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As I was looking through the shots, I began to notice something else.

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It was subtle at first, but it's there if you look for it.

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The one on the left will give you a big hint.

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Here's one on a peony flower.

dented-gaster-2013

See it now?

 

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It seems like ants on peonies have more than their share of dents and missing body parts. If they were cars, you'd be sending them to the body shop.

I think it is conventional wisdom that foragers are the older ants in the colony and that older ants are probably more likely to be beat up a bit. It is possible, however, that tending peony buds is extra risky. What do you think?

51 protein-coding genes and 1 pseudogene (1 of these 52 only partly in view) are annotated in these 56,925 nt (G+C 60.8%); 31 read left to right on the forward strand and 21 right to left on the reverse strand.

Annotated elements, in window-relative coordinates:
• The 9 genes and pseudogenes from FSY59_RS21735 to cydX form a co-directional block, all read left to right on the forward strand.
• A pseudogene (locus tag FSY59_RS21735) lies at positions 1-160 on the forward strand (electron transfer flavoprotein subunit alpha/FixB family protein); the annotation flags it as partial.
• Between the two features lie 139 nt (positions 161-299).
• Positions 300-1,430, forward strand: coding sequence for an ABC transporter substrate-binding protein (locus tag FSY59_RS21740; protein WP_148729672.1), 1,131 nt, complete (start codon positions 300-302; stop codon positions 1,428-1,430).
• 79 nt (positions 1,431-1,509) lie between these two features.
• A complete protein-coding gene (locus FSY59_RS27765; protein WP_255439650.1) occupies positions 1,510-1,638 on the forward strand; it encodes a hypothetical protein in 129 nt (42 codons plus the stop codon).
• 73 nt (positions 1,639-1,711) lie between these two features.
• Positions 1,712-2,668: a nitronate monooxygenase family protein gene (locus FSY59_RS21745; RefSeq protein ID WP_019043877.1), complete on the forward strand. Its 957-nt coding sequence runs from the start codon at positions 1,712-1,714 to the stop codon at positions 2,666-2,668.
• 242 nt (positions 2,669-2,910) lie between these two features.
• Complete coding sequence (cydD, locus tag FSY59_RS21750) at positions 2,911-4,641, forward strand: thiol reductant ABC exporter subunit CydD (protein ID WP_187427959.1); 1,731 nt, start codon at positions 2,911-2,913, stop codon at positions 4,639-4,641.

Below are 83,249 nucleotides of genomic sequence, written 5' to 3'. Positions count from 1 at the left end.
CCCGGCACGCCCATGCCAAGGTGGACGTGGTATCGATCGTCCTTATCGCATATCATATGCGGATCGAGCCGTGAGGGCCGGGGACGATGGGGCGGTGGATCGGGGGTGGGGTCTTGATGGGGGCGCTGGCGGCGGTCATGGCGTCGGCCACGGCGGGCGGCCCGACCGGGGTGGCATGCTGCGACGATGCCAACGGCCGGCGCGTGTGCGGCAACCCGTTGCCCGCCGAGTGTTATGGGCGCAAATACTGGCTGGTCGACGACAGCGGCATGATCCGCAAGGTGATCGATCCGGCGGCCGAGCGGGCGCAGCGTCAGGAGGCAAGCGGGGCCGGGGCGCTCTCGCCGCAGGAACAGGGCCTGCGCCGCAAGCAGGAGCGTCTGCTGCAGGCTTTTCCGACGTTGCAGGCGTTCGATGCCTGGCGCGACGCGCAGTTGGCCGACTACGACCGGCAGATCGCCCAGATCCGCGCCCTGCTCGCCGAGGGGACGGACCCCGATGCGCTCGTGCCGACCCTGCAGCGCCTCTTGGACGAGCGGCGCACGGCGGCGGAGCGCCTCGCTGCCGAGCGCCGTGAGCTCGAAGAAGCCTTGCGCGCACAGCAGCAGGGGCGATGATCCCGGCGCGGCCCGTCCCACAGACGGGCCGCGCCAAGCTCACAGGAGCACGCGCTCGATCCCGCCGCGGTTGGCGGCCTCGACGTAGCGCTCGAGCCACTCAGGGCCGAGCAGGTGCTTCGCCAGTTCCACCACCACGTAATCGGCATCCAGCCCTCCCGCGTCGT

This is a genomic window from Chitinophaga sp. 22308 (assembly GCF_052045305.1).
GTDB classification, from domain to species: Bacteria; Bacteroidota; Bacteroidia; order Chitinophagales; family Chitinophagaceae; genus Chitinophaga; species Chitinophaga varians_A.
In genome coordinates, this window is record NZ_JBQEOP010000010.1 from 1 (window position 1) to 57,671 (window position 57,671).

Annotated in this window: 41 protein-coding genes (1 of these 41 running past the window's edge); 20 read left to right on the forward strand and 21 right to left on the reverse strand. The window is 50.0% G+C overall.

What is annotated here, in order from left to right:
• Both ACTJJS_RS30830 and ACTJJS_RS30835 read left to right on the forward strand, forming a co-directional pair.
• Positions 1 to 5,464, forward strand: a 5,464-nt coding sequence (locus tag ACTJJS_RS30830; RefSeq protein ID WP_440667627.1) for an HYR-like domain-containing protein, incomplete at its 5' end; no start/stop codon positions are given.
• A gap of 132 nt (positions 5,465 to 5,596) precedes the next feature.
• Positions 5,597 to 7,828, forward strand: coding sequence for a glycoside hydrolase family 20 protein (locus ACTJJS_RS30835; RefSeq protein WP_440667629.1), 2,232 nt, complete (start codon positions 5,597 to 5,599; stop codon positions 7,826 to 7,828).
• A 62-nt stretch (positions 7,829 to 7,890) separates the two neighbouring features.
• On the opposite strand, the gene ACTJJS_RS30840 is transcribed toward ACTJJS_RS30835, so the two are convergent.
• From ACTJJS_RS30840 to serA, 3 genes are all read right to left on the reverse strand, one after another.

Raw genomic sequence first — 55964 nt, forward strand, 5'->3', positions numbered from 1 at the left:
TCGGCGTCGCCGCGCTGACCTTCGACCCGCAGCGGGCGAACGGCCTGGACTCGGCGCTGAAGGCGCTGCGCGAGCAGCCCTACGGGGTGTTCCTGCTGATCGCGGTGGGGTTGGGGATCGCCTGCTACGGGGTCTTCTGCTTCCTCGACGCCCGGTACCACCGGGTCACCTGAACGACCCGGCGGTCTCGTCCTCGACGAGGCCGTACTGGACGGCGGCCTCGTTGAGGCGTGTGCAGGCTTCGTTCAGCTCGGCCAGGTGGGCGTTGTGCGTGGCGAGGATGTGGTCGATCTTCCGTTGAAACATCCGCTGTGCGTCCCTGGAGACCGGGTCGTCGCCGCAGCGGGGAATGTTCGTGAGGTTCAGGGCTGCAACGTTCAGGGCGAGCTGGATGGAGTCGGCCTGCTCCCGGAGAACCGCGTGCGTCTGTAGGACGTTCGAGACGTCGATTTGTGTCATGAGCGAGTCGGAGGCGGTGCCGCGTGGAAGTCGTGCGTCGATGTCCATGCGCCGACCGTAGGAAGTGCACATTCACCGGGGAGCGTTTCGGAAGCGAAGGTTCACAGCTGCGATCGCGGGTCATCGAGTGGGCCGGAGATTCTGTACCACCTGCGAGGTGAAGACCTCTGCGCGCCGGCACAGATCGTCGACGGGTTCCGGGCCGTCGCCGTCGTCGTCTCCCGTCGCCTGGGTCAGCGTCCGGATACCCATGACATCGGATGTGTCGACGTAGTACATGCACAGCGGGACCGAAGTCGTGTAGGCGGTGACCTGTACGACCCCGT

Do you have a photograph of a "dented" ant? Leave us a link in the comments or share it on our Facebook page (No fair creating the dents yourself).

2 Comments

We have a question for the Consult-Ant* this week.

I have an ant question.
 
I was curious about ant eyesight. Not about their color vision but more specifically their quality of vision in the dark. Is it better or worse than a human's night vision?

This is a great question!

The first thing to remember about ants is that they perceive the world in vastly different ways then we humans do. They produce a number of different chemicals and communicate in ways that we can only dimly appreciate. Let's not forget, some ants are completely blind and they get around just fine.

That said, ants do usually live in dark tunnels, either underground or in wood. Many species forage at night, either all the time or during certain seasons. They are able to find their way around in the dark.

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For example, this carpenter ant lives in the hot desert. It forages at night and is rarely seen during the day.

To study how ants see at night, scientists have been looking closely that the anatomy of  the eyes of ants.